Estimated H-index: 5
(UIUC: University of Illinois at Urbana–Champaign)
+ 2 AuthorsAndrew V. Suarez45
Estimated H-index: 45
(UIUC: University of Illinois at Urbana–Champaign)
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Published on Sep 1, 2018
Asahi Matsuda (Hokkaido University), Hitoshi Aonuma17
Estimated H-index: 17
(Hokkaido University)
+ 1 AuthorsShunrichi Kaneko (Hokkaido University)
The trap jaw ant Odontomachus kuroiwae moves its the mandible at an ultra high speed. It closes the mandible by the contraction of adductor muscles, however, there still remains unclear how the ultra-high-speed movement exceeds the expected one by the muscles contraction. In this paper, we propose an image measurement method for analyzing the motion of mandible closing by use of the very high speed imaging by a high-speed camera. We also aim at modeling of the mechanism based on the measurement ...
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Published on Oct 15, 2017in The Journal of Experimental Biology 3.02
Malcolm Burrows42
Estimated H-index: 42
(University of Cambridge),
Marina Dorosenko5
Estimated H-index: 5
(University of Cambridge)
ABSTRACT High-speed video analyses of the natural behaviour of parasitoid wasps revealed three strategies used to launch the insects into the air. Which strategy is the most energy efficient? In Pteromalus puparum , 92% of take-offs by were propelled entirely by movements of the middle and hind legs, which were depressed at their coxo-trochanteral and extended at their femoro-tibial joints. The front legs left the ground first, followed by the hind legs, so that the middle legs provided the fina...
2 Citations Source Cite
Published on Oct 1, 2017in Systematic Entomology 3.73
Phillip Barden6
Estimated H-index: 6
(NJIT: New Jersey Institute of Technology),
Hollister W. Herhold1
Estimated H-index: 1
(AMNH: American Museum of Natural History),
David A. Grimaldi40
Estimated H-index: 40
(AMNH: American Museum of Natural History)
An unusual Cretaceous trap jaw ant is described from Burmese amber dated to the Late Cretaceous. Linguamyrmex vladi gen.n. sp.n. is distinguished by an unusual suite of morphological characters indicating specialized predatory behaviour and an adaptive strategy no longer found among modern ant lineages. The clypeus, highly modified as in other closely related haidomyrmecine hell ants, is equipped with a paddle-like projection similar to Ceratomyrmex. X-ray imaging reveals that this clypeal paddl...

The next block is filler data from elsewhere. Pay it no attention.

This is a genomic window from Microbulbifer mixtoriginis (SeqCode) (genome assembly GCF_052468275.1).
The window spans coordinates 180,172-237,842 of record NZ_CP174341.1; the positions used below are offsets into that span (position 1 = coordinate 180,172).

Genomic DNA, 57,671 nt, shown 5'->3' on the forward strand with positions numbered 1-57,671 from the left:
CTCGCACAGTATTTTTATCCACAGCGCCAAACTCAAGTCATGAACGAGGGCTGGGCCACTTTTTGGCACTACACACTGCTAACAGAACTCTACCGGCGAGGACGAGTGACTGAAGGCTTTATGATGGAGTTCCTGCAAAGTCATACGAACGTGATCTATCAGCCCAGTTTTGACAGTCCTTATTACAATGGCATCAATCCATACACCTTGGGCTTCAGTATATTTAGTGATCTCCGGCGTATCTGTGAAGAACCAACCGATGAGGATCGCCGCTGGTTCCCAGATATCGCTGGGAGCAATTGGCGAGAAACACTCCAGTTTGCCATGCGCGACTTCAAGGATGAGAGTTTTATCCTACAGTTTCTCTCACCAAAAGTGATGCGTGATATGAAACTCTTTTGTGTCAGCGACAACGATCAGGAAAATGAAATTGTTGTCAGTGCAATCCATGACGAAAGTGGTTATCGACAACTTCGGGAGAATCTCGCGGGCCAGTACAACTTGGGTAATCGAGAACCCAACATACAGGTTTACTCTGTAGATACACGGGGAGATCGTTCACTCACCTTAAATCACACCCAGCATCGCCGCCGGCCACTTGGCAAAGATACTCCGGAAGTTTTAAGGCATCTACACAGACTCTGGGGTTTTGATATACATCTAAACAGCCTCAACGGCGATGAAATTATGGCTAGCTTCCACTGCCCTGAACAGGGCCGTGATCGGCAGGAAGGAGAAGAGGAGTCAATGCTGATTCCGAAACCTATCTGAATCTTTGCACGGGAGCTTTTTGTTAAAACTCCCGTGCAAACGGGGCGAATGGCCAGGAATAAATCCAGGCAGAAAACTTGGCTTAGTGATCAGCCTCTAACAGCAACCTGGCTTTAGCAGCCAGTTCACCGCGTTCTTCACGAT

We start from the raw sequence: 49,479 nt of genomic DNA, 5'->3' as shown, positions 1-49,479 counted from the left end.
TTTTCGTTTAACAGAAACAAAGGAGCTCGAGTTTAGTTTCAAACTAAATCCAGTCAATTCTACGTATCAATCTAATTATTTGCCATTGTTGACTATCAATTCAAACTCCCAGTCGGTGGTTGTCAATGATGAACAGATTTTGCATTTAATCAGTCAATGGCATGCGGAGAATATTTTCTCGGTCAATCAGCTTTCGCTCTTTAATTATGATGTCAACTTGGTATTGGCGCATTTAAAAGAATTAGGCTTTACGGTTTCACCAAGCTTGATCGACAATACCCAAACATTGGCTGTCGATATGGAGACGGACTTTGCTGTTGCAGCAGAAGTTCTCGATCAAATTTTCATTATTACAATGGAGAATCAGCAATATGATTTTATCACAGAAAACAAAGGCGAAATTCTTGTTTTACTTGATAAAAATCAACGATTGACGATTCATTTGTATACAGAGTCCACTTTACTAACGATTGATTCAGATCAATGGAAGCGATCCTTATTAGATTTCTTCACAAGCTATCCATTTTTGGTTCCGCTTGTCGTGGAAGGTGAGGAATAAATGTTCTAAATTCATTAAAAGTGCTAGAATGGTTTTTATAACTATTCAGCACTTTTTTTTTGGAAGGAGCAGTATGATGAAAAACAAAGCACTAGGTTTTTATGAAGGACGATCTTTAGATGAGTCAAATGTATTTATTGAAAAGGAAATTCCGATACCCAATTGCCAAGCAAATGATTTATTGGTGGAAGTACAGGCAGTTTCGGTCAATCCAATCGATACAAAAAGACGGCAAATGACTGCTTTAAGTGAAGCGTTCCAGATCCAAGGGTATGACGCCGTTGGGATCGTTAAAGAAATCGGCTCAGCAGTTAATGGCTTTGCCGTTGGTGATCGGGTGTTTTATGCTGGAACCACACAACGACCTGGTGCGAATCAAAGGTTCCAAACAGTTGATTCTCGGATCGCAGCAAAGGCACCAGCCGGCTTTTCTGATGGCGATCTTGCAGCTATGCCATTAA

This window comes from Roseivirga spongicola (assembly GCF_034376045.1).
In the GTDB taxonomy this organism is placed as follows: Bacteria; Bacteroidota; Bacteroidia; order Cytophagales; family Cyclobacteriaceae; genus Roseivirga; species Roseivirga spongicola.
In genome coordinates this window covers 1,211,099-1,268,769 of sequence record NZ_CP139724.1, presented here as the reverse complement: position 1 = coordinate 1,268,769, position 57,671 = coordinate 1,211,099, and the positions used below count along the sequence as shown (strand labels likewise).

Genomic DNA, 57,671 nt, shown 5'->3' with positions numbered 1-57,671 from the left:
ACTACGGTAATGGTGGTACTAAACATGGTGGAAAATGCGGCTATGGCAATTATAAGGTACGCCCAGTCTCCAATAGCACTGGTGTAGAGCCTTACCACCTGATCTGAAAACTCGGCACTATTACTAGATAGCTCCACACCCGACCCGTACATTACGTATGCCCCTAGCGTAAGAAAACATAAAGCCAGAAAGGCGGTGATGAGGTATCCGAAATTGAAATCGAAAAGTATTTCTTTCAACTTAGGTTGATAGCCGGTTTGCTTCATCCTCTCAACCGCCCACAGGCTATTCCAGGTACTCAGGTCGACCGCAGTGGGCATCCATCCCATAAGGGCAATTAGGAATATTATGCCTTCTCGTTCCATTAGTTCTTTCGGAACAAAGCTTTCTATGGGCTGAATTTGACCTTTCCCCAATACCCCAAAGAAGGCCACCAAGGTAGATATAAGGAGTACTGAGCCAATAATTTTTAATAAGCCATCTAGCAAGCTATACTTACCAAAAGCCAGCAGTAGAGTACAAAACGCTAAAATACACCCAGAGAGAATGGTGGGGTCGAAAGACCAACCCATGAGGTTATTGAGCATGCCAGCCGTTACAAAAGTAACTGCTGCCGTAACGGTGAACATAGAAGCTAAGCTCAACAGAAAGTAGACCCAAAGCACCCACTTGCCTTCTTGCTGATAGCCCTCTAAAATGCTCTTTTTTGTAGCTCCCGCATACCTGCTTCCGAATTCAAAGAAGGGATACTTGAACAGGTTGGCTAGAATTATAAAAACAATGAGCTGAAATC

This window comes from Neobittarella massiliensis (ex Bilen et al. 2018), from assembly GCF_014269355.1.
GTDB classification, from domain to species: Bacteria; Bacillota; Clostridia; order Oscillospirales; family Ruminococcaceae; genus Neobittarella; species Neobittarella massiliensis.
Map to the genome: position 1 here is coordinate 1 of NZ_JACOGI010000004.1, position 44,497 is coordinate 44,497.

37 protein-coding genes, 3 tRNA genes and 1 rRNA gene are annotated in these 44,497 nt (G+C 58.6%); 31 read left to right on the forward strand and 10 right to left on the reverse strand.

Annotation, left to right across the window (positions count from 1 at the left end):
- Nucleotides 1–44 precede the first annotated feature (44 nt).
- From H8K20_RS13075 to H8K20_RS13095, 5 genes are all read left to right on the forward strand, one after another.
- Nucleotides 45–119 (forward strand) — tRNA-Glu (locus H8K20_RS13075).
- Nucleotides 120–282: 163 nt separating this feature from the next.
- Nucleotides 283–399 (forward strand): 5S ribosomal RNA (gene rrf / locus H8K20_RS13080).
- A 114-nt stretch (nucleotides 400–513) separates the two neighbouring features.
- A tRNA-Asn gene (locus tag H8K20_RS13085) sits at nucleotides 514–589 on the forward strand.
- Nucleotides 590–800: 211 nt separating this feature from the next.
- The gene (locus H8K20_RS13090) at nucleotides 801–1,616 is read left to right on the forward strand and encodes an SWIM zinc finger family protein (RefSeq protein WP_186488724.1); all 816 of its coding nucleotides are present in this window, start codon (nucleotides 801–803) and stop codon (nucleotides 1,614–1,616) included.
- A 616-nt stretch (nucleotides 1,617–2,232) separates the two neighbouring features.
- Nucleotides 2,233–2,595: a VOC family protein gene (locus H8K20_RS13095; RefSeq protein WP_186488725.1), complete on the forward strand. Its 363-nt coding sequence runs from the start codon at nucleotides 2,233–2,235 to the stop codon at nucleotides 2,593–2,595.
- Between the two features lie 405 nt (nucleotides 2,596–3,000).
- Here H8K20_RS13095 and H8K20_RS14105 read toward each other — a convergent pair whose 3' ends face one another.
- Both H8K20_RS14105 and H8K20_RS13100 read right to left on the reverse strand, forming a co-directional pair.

6 Citations Source Cite
Published on Sep 1, 2017in The Journal of Experimental Biology 3.02
Fredrick J. Larabee5
Estimated H-index: 5
(Smithsonian Institution),
Wulfila Gronenberg34
Estimated H-index: 34
(UA: University of Arizona),
Andrew V. Suarez45
Estimated H-index: 45
(UIUC: University of Illinois at Urbana–Champaign)
National Science Foundation [DDIG DEB-1407279, IOS-1354191]; Smithsonian Institution (Peter Buck Fellowship); National Geographic Society [9481-14]; School of Integrative Biology, University of Illinois, Urbana-Champaign
4 Citations Source Cite
Published on Oct 1, 2016in Molecular Phylogenetics and Evolution 3.99
Fredrick J. Larabee5
Estimated H-index: 5
(UIUC: University of Illinois at Urbana–Champaign),
Brian L. Fisher32
Estimated H-index: 32
(California Academy of Sciences)
+ 3 AuthorsAndrew V. Suarez45
Estimated H-index: 45
(UIUC: University of Illinois at Urbana–Champaign)
Abstract Ants in the genera Anochetus and Odontomachus belong to one of the largest clades in the subfamily Ponerinae, and are one of four lineages of ants possessing spring-loaded “trap-jaws.” Here we present results from the first global species-level molecular phylogenetic analysis of these trap-jaw ants, reconstructed from one mitochondrial, one ribosomal RNA, and three nuclear protein-coding genes. Bayesian and likelihood analyses strongly support reciprocal monophyly for the genera Anochet...
5 Citations Source Cite
Published on Jun 1, 2016in Current Biology 9.19
Vincent Perrichot15
Estimated H-index: 15
(KU: University of Kansas),
Bo Wang17
Estimated H-index: 17
(CAS: Chinese Academy of Sciences),
Michael S. Engel36
Estimated H-index: 36
(KU: University of Kansas)
Summary Ants comprise one lineage of the triumvirate of eusocial insects and experienced their early diversification within the Cretaceous [1–9]. Their ecological success is generally attributed to their remarkable social behavior. Not all ants cooperate in social hunting, however, and some of the most effective predatory ants are solitary hunters with powerful trap jaws [10]. Recent evolutionary studies predict that the early branching lineages of extant ants formed small colonies of ground-dwe...
19 Citations Source Cite